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AI and the pace of change: Areas for consideration

The role of AI in talent acquisition.

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AI has the potential to make a significant impact on talent acquisition and recruiting.
AI algorithms are only as unbiased as the data they are trained on.
The automation and AI-driven processes in volume hiring can lead to an over-reliance on technology.

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Artificial intelligence (AI) has the potential to make a significant impact on talent acquisition and recruiting, from application sifting, assessment & selection, sourcing candidates, to the onboarding of employees.

The technology now exists that allows a position to be filled without recruiter involvement. A well-known airline did just this for its entry level roles where it receives over half a million applicants each year.

AI was able to screen the applicants, invite them to video interviews, assess them and allocate them to the best suited positions, and make job offers. This allowed the company to reduce their recruitment team by two thirds by using AI to manage the end-to-end process.

AI represents an opportunity for recruiters to reduce the time spent on repetitive tasks, particularly in volume hiring such as the example above, where recruiters are faced with endless repetitive tasks.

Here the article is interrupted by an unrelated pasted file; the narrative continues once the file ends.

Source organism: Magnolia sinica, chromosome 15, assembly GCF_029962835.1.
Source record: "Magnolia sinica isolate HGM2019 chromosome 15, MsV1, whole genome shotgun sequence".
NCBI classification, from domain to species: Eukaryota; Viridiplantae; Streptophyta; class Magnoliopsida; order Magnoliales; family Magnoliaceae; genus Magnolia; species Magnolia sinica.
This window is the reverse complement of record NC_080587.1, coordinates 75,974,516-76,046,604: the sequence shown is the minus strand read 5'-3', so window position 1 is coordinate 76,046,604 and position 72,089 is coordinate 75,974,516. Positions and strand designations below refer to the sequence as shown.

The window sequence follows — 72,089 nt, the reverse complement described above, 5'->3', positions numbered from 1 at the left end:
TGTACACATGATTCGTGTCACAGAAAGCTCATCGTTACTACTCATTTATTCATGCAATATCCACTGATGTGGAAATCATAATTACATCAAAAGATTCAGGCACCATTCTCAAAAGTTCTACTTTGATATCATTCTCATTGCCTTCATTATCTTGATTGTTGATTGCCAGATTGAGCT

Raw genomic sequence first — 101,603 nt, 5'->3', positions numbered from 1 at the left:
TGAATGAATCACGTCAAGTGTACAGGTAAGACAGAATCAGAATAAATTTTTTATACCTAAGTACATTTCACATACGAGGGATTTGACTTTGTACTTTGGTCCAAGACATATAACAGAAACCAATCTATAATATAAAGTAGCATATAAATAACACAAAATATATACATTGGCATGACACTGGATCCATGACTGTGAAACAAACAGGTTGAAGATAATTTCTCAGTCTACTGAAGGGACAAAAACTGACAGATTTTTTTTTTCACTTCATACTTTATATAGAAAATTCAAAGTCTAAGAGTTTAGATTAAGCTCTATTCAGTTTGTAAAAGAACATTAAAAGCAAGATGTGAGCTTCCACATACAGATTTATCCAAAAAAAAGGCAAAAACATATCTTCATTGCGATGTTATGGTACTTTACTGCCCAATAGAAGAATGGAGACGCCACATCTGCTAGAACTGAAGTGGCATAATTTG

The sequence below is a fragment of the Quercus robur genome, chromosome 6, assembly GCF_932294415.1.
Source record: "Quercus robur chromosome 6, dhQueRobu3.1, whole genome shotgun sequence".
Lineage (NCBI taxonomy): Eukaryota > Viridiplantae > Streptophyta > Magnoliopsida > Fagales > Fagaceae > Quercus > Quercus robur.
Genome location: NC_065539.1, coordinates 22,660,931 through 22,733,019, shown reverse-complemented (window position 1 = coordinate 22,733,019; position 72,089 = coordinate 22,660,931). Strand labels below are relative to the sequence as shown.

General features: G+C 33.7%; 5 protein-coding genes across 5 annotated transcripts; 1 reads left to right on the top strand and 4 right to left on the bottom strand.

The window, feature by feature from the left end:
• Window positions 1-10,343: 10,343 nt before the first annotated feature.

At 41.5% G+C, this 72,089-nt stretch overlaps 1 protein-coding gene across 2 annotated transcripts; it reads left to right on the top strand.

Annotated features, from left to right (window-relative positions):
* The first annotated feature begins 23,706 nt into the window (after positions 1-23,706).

But what of the applications of AI more broadly? What of the ethical and legal implications? And what could be the impacts of removing human recruiters from the process entirely?

In this piece, I will explore the areas for you to consider at present based on my near two decades of experience in the sector, and the increasing number of conversations we are having about AI.

We will look at the ethical application of AI in recruitment, highlight the common challenges with deploying AI in recruitment, and then comment on how AI will likely impact job creation.

Candidates using AI

As candidates begin using AI to mass apply for roles, it has the potential to expose gaps in recruiting processes, because of companies being unable to manage, at scale, the increased volume of applications.

Also, with candidates having the ability to use AI during the assessment process, it is starting to expose organisations that have a one-dimensional approach in this area, and is causing them to rethink how they assess.

AI represents an opportunity for recruiters to reduce the time spent on repetitive tasks

The ethical application of AI

Bias in the hiring process: 

As this article from Forbes highlights, integrating generative AI into decision making may provide an antidote to bias, but the AI is only as good as the data that it’s been trained on historically, which, as we all know, is littered with bias.

If organisations are using AI to screen CVs, ethical questions arise as to whether it will be ruling people out based on their name, location, photographs, work history, age, types of companies they’ve worked at, and more.

AI has been used in video screening for a while now too, and this also presents an ethical issue, and raises questions about the potential bias in this process.

As this article from the Harvard Business Review highlights, how do you impress an algorithm? 

Data risks:

There have been social media posts advising recruiters to upload CVs to software like ChatGPT, and asking AI to come up with questions to ask about the candidate’s experience or their suitability to the role.

This presents a huge data and GDPR risk. Companies need to have policies and regulations around this type of practice to prevent future issues.

You only need one wrong move with that, and you end up in a court case.

What’s coming down the road?